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Vim motion on speed!

Build Status

Animated demonstration

About the authors

Authors
Kim Silkebækken https://github.com/Lokaltog
haya14busa https://github.com/haya14busa

The EasyMotion project, revived!

Starting from version 2.0 haya14busa will be taking over the project from Lokaltog. He's improved the default motions, implemented many useful new features, and fixed some bugs.

EasyMotion is now completely

  • Well-behaved: It's consistent with the default motions of Vim and works well in all modes. And it now supports repeating with the dot operator.
  • Configurable: You can easily configure its behavior and map it to any key
  • Sophisticated: Provide flawless, smooth and fast motions with minimal keystrokes

Even though some default behaviors were modified and many new features were added, I carefully considered backward compatibility. So those of you updating from older versions can do so without worry and start benefitting immediately from all the new features!

Introduction

EasyMotion provides a much simpler way to use some motions in vim. It takes the <number> out of <number>w or <number>f{char} by highlighting all possible choices and allowing you to press one key to jump directly to the target.

When one of the available motions is triggered, all visible text preceding or following the cursor is faded, and motion targets are highlighted.

EasyMotion is triggered by the provided mappings. This readme only covers the basics; please refer to :help easymotion.txt to see all of the available mappings.

Important notes

Default bindings

The default leader has been changed to <Leader><Leader> to avoid conflicts with other plugins you may have installed. This can easily be changed back to pre-1.3 behavior by rebinding the leader in your vimrc:

map <Leader> <Plug>(easymotion-prefix)

All motions will then be triggered with <Leader> by default, e.g. <Leader>s, <Leader>gE.

For users of the forked version

SelectLines and SelectPhrase are not actually motions, so I've moved them into separate plugins.

Usage example for the base features

<cursor>Lorem ipsum dolor sit amet.

Type <Leader><Leader>w(<Plug>(easymotion-w)) to trigger the word motion w. When the motion is triggered, the text is updated (no braces are actually added, the text is highlighted in red by default):

<cursor>Lorem {a}psum {b}olor {c}it {d}met.

Press c to jump to the beginning of the word "sit":

Lorem ipsum dolor <cursor>sit amet.

Similarly, if you're looking for an "o", you can use the f motion. Type <Leader><Leader>fo, and all "o" characters are highlighted:

<cursor>L{a}rem ipsum d{b}l{c}r sit amet.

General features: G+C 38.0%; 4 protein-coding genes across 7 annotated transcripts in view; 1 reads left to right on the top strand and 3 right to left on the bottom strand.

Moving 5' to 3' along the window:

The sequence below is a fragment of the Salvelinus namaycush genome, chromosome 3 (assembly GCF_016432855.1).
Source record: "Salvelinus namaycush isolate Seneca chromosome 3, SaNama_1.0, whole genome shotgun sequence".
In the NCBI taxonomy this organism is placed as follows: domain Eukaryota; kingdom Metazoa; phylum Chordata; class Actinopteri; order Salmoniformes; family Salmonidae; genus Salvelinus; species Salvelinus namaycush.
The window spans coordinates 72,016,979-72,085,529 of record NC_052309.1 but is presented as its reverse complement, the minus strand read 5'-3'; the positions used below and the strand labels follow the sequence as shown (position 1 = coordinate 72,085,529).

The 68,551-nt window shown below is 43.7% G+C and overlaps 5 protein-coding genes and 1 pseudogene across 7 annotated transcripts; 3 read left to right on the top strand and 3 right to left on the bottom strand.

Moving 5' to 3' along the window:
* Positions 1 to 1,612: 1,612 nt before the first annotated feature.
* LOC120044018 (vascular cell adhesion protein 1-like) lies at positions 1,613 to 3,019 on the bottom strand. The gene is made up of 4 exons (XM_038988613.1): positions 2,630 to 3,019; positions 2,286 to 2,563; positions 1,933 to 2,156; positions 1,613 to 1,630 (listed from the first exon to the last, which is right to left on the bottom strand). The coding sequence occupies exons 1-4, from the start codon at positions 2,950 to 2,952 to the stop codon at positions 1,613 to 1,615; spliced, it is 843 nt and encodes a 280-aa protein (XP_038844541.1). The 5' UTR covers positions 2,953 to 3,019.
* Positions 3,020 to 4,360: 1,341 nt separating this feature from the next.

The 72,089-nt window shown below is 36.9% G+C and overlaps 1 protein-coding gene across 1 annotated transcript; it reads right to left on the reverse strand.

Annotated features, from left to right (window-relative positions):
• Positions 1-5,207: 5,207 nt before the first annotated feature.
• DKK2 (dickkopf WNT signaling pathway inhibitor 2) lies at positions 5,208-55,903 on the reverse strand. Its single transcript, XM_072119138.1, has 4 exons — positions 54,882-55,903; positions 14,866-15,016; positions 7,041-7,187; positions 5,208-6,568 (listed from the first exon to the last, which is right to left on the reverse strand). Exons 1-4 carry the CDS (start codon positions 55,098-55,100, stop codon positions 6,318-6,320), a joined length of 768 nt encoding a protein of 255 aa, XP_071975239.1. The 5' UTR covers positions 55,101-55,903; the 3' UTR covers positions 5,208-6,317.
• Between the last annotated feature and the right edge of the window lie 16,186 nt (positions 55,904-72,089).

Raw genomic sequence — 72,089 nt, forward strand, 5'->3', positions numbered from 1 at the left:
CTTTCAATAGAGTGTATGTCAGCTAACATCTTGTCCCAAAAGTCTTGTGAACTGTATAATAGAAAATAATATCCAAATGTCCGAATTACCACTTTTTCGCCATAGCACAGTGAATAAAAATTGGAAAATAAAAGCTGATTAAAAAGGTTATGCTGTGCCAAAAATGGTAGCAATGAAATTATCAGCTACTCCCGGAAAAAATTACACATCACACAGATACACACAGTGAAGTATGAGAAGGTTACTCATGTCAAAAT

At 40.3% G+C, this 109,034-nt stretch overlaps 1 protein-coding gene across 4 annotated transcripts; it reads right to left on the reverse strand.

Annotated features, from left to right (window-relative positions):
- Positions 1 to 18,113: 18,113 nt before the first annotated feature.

Press b to jump to the second "o":

Lorem ipsum d<cursor>olor sit amet.

Jeffrey Way of Nettuts+ has also written a tutorial about EasyMotion.

New features in version 2.0

Two key highlighting

When EasyMotion runs out of single characters to highlight movement targets, it now shows you immediately the keys you have to press.

In previous versions you could not see the next character you would needed to press until you entered the first one. This made movement over long distances less fluid. Now you can see at a glance exactly which characters to select to get to your destination.

Bidirectional motions

All motions now come in a bidirectional variants (e.g. <Plug>(easymotion-s), <Plug>(easymotion-bd-w) and so forth). By default you can already jump forward or backward with <Leader>s. A useful trick is to map nmap s <Plug>(easymotion-s) to use s instead and save one keystroke!

2-character search motion

You can now also perform a 2-character search, similar to vim-seek/vim-sneak with <Plug>(easymotion-s2). For example you can highlight all words that start with fu.

2-key-find-motion

" Gif config
nmap s <Plug>(easymotion-s2)
nmap t <Plug>(easymotion-t2)

n-character search motion

You can also search for n characters, which basically can be used to replace the default search of Vim. It supports incremental highlighting and you can use <Tab> and <S-Tab> to scroll down/up a page. If you press <CR> you get the usual EasyMotion highlighting and can jump to any matching target destination with a single keystroke.

What sounds complicated should become clear if you look at the following examples.

n-key-motion-scroll

replace-search

" Gif config
map  / <Plug>(easymotion-sn)
omap / <Plug>(easymotion-tn)

" These `n` & `N` mappings are options. You do not have to map `n` & `N` to EasyMotion.